First Pitch: How Are Last Month’s Promoted Prospects Doing at New Levels?

About a month ago the Pirates made a ton of promotions throughout the minor league system. The promotions saw several prospects moving up in the system, plus the 2013 debut of Luis Heredia in West Virginia.

With about a month in the books for all of these moves, now would be a good time to get some first impressions. None of these guys have accumulated enough playing time to the point where their stats say a lot about their potential. Gregory Polanco is off to a good start, but that doesn’t mean he’s ready to move up. Stetson Allie is off to a bad start, but that doesn’t mean he’s a bust. There’s really no rhyme or reason as to who stays hot after a promotion, and who starts off slow before adjusting to the level.

Since we do have a month in the books on these promotions, plus two months left in the minor league season, I thought I’d take a look at how each player was performing, along with some thoughts on where each player could end up by the end of the year and what they have to do to get there.

Stolmy Pimentel – 2.88 ERA in 25 IP, 21:9 K/BB ratio

Pimentel has had three great starts and one horrible start. That’s kind of how he started the year with Altoona, although pretty much every start at the beginning of the year was great, followed by a month long slide of horrible starts. I could see him being an option out of the bullpen in September, and maybe even serving as an emergency starter before that if he’s needed and if he has more good starts than bad ones.

Andrew Lambo – .302/.384/.628, 7 HR in 86 AB

Lambo hasn’t missed a beat since his promotion. In fact, he’s improved over his Altoona numbers. He had a .910 OPS in Altoona, and a 1.012 OPS with Indianapolis. That’s important, since his Altoona numbers were clouded by the fact he had spent so much time at the level. He’s going to need more time in Triple-A to show that this is legit. That should coincide with the amount of time the Pirates need to give Jose Tabata to see if he can be the answer in right field.

Gregory Polanco is off to a good start in Altoona.
Gregory Polanco is off to a good start in Altoona.

Gregory Polanco – .319/.397/.464, 2 HR in 69 AB

Polanco is starting to heat up. In the month of July he is 8-for-19 with a double and a homer. He has also carried his advanced plate patience over to Double-A, with an 8:11 BB/K ratio. Polanco is an advanced hitter and doesn’t have much to work on, but that doesn’t mean he doesn’t need time against upper level pitching. He should be given at least until September before being moved up to Indianapolis. That would line up with Indianapolis and their expected playoff games. As for whether he would be an option for the majors this year, I’ve had a few people point out that Yasiel Puig was promoted from Double-A to the majors. Puig also had a .313 average, a .982 OPS and eight homers in 147 at-bats. If Polanco does that, and if right field is still an issue in September, then we might be able to revisit that topic. I’d much rather see Andrew Lambo get a shot in the short-term.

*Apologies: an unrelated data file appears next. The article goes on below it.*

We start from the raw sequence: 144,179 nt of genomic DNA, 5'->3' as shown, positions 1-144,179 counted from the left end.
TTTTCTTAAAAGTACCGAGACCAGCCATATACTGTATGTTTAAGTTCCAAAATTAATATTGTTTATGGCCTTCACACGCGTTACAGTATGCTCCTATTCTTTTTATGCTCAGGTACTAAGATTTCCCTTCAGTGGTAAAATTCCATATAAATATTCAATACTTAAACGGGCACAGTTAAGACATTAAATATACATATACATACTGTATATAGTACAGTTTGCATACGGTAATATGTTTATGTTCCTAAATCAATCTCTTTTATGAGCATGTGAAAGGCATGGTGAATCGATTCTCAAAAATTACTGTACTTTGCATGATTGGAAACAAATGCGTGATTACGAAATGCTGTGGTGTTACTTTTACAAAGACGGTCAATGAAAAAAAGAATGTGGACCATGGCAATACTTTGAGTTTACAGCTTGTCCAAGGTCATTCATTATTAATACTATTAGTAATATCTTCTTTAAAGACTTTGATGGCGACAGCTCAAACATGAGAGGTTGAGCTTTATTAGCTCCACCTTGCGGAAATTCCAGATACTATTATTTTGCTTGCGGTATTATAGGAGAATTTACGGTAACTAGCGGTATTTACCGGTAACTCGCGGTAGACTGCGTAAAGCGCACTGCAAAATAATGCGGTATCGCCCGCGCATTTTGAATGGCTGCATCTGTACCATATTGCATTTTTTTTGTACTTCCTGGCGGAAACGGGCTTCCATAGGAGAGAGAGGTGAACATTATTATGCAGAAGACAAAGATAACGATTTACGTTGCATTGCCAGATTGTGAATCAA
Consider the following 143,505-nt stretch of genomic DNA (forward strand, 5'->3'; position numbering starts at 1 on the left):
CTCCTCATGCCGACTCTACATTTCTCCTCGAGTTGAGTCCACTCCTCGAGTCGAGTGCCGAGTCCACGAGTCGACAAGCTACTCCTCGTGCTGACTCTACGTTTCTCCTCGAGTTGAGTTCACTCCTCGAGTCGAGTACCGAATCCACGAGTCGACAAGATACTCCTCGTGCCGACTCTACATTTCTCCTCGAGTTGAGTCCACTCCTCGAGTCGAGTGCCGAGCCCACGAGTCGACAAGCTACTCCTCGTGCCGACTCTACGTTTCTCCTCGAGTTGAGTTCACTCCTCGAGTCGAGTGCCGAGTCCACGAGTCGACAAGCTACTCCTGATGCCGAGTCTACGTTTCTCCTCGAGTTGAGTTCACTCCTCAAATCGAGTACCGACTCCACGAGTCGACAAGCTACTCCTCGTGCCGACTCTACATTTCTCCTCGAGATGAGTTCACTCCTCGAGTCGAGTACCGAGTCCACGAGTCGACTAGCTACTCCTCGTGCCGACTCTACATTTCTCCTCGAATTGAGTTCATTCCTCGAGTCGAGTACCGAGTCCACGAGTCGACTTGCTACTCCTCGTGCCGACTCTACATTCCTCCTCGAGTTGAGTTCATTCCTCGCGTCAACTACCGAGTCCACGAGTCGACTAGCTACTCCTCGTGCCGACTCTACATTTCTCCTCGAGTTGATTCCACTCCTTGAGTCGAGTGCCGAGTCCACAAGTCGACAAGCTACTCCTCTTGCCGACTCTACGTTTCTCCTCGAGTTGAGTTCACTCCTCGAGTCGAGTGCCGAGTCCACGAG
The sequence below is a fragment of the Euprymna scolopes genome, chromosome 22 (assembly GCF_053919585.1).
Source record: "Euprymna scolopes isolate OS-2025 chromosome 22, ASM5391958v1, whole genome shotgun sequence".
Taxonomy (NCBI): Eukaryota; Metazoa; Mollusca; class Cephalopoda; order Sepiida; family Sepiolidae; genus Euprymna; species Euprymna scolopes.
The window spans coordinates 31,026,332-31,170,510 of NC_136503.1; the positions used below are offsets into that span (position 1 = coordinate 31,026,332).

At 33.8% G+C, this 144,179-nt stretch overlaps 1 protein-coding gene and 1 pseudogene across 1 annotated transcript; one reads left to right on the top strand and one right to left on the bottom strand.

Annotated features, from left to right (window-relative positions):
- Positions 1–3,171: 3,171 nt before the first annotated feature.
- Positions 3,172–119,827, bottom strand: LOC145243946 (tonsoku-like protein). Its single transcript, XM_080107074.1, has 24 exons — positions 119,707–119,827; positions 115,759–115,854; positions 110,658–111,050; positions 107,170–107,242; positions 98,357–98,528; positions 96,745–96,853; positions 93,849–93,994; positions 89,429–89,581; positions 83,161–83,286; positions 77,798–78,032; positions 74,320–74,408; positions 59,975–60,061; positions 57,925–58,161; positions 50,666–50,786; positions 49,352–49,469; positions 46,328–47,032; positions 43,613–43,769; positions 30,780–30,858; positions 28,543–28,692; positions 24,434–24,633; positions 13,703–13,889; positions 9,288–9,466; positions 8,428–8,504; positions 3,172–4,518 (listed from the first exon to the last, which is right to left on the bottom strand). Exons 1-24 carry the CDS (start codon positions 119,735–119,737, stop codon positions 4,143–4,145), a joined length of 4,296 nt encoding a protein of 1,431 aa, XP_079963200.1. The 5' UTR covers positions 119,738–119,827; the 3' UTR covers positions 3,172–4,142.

Nick Kingham – 3.86 ERA in 25.2 IP, 24:6 K/BB ratio

It was almost a month ago that Kingham was promoted, and so far he’s doing great. He had a bad start tonight, but his start in Altoona is very similar to his start with Bradenton. With the Marauders he had a 3.86 ERA in 21 innings over his first four starts with a 20:4 K/BB ratio. He eventually started to dominate, and had a 2.10 ERA in 30 innings over his last five starts, with a 26:5 K/BB ratio. If he does the same through July and August, I could see Kingham in Indianapolis by the end of the year.

Eliecer Navarro – 6.14 ERA in 22 IP, 16:11 K/BB ratio

Navarro is off to a rough start with Altoona after dominating in Bradenton. He’s a guy who I thought was maxed out at high-A, and wouldn’t do much beyond the level. The biggest concern is that he has 11 walks in 22 innings after 13 walks in 69.1 innings. There is no one pushing him out of the rotation, so he should continue to get opportunities to turn things around.

Stetson Allie – .236/.338/.400, 1 HR in 55 AB

Allie is off to a slow start in Bradenton after being on fire to start the year in West Virginia. When he’s hitting the ball, he’s hitting the ball hard, with six doubles and a homer. The downside is that he’s striking out way too much, with 23 strikeouts in 55 at-bats. I wouldn’t write him off due to a slow start. It’s more common for a guy to jump to a new level and have a slow adjustment than it is for a guy to carry over his hot hitting from one level to the next. He’s got a five game hitting streak with three doubles and a homer in that span, so hopefully that’s a sign that he is heating up.

Joely Rodriguez – 2.93 ERA in 15.1 IP, 6:5 K/BB ratio

Rodriguez hasn’t been bad from a runs perspective, but he hasn’t really been dominant with a lot of strikeouts. He is getting a lot of ground ball outs, and the walks are still at a reasonable rate. I’ve only seen him once since he was promoted, and will see him a second time tomorrow.

Orlando Castro – 6.00 ERA in 15 IP, 11:6 K/BB ratio

Castro and Rodriguez were both dominating in low-A, with Castro having the better numbers. I liked Rodriguez better because I felt he had the stuff needed to have success in higher levels, while Castro was benefitting from good command, which wouldn’t play in the higher levels. I don’t want to say that Castro’s rough start is a sign that he will fade out in high-A. I still like him more than most lefties who rely on command. I’d chalk this up more to a slow start. Like Rodriguez, I’ve only seen Castro once since he was promoted, and should see him again on Monday.